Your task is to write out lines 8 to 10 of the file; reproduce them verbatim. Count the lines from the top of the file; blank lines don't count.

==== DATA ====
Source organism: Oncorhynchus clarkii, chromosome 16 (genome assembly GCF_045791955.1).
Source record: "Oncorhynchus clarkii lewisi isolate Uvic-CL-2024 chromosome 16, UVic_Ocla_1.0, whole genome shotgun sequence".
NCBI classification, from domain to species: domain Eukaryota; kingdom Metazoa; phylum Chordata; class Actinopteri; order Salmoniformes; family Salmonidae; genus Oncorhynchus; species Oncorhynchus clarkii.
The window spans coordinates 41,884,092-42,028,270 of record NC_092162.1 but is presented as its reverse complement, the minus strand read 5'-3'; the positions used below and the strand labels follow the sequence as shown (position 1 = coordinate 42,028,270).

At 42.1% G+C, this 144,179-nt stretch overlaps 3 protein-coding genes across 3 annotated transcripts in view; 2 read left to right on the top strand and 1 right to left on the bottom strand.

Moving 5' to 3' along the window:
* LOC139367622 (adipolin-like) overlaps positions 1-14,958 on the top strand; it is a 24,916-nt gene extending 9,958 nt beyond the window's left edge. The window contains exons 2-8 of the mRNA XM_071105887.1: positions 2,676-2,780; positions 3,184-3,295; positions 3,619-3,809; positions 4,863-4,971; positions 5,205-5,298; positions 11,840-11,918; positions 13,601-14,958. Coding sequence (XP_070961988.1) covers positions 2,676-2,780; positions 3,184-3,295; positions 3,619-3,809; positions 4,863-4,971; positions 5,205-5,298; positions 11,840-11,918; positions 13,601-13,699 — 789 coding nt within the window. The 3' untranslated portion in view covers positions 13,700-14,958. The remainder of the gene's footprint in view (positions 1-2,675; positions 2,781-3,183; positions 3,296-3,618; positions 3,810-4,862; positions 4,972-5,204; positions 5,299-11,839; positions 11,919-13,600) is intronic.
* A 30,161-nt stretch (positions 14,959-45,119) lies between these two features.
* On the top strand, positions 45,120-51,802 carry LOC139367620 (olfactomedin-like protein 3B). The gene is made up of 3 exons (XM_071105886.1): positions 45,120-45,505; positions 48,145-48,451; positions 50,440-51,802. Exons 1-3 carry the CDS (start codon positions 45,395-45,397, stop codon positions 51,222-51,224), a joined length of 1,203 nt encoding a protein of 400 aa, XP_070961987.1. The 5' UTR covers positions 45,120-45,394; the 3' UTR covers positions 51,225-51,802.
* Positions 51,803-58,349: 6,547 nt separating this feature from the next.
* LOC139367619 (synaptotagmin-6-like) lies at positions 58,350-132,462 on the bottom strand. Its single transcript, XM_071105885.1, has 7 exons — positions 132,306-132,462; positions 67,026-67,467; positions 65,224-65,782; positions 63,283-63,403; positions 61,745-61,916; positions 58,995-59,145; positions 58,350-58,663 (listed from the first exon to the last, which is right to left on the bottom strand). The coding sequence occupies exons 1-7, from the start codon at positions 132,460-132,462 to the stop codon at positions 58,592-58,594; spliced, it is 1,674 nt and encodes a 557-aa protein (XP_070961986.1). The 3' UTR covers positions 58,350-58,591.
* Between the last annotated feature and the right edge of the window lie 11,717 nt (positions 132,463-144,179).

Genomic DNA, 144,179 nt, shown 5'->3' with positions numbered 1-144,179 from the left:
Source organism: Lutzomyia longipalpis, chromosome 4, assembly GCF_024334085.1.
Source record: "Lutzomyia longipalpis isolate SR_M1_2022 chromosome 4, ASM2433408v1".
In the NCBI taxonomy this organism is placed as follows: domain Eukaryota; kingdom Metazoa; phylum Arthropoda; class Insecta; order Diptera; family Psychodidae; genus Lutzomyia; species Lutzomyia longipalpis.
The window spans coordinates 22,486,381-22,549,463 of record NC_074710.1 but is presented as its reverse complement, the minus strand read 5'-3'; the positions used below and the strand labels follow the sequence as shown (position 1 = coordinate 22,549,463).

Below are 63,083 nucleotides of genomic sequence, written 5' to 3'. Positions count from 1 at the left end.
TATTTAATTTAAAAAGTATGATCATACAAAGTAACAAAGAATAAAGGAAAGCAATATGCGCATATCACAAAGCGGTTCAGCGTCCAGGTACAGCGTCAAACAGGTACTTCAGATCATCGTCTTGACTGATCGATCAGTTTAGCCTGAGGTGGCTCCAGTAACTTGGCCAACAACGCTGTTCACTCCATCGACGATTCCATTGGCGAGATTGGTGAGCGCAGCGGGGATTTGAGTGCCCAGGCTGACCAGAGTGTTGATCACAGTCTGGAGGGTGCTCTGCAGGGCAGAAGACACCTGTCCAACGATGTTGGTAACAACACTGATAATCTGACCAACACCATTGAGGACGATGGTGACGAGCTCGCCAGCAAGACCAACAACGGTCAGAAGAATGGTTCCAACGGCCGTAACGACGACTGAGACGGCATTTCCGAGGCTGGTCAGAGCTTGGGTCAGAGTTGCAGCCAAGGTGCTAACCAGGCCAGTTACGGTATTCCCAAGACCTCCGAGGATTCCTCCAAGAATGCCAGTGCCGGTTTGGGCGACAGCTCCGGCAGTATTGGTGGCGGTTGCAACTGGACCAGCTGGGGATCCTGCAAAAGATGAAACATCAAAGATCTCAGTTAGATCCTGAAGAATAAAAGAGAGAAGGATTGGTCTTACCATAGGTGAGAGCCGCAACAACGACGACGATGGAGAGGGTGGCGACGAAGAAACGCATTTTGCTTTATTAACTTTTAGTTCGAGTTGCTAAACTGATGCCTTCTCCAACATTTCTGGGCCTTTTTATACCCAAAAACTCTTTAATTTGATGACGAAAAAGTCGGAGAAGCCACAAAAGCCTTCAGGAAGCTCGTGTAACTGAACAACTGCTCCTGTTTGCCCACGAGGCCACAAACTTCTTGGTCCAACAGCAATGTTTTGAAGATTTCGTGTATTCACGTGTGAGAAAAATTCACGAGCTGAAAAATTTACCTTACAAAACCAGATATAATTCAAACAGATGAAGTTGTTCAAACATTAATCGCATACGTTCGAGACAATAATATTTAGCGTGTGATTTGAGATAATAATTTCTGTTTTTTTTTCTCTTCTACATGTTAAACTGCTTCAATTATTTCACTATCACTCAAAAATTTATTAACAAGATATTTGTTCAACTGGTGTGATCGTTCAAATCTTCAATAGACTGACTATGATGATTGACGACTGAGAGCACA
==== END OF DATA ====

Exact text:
* A 30,161-nt stretch (positions 14,959-45,119) lies between these two features.
* On the top strand, positions 45,120-51,802 carry LOC139367620 (olfactomedin-like protein 3B). The gene is made up of 3 exons (XM_071105886.1): positions 45,120-45,505; positions 48,145-48,451; positions 50,440-51,802. Exons 1-3 carry the CDS (start codon positions 45,395-45,397, stop codon positions 51,222-51,224), a joined length of 1,203 nt encoding a protein of 400 aa, XP_070961987.1. The 5' UTR covers positions 45,120-45,394; the 3' UTR covers positions 51,225-51,802.
* Positions 51,803-58,349: 6,547 nt separating this feature from the next.